Your anococcygeal ligament is a band of tough connective tissue that is continuous with the fascia around your anal sphincter and the periosteum around your coccyx. Although it doesn’t produce movement, it can shorten and tighten in response to the activities of the muscles and fascia around it.
Ligaments serve as sense organs, helping monitor the position and movement of joints. Your anococcygeal ligament gives you sensory feedback about the orientation of your pelvis and hips.
The Root of Posture
For many of us, this is the seat of our postural collapse. The triangular space between the sit bones and coccyx, called the anal triangle by anatomists, becomes compressed whenever the pelvis is thrust forward or pulled under by postural habit.
To feel what I mean, stand up and tuck the tip of your coccyx toward your anus. You will feel a clenching of the lower gluteal muscles, the deep rotator muscles and possibly your perineal muscles. You may also feel your thighs turning subtly outward in your hip sockets. Notice, too, that your whole body has shortened by about an inch, your belly has thrust out, your chest has dropped down and your head has poked forward.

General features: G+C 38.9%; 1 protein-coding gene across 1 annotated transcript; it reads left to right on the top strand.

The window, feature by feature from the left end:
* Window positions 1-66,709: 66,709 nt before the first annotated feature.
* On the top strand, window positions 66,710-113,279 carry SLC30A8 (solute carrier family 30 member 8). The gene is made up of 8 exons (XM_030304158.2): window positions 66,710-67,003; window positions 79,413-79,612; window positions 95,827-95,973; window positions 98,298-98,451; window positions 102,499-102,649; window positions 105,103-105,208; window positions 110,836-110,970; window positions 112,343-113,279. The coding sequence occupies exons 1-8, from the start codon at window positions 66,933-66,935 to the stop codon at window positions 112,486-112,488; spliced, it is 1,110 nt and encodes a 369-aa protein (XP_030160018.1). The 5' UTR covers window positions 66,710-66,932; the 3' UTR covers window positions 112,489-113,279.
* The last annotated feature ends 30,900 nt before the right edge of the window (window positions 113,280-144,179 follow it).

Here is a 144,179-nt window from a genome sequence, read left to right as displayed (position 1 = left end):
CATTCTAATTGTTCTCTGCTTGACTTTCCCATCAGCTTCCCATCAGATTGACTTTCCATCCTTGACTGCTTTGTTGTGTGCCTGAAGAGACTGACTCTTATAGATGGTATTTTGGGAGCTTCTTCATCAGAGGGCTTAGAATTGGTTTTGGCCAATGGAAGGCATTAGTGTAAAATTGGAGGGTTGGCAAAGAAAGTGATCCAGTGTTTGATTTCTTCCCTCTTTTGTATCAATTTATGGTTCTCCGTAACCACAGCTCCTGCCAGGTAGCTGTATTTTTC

Now try the reverse of that movement. Simply imagine that your tail is floating away from your anus. Picture the the anococcygeal ligament lengthening. Try to move your coccyx without purposefully straightening up. You'll straighten up without trying.
If you didn't feel anything the first time, try both moves again with your eyes closed so you can concentrate inwardly on what you feel in your body.
Practice in Daily Life
If you have a deep set habit of narrowing the posterior triangle of the pelvic floor, it will take some sincere practice to change it. If you practice yoga, you'll need to open that space in every single asana. If you play tennis you'll have to re-teach yourself to serve and swing. You'll also need to be aware ofit in daily life.
Today was trash day in my neighborhood, which requires carrying my recycle box 61 steps down to the bin at the curb. Sixty-oneopportunities, step-by-step, to carry a heavy and dripping carton of cat food cans—it had been raining for days–—and with each step to renew my awareness of that space in my posterior pelvic floor.
This region of the body is a common place to clench whenever we are in pain, or are facing perceived threats. Ramping up your tail space awareness in mundane situations helps you build new brain mapping so that stressful times are less likely to destroy your posture.
© 2017 Mary Bond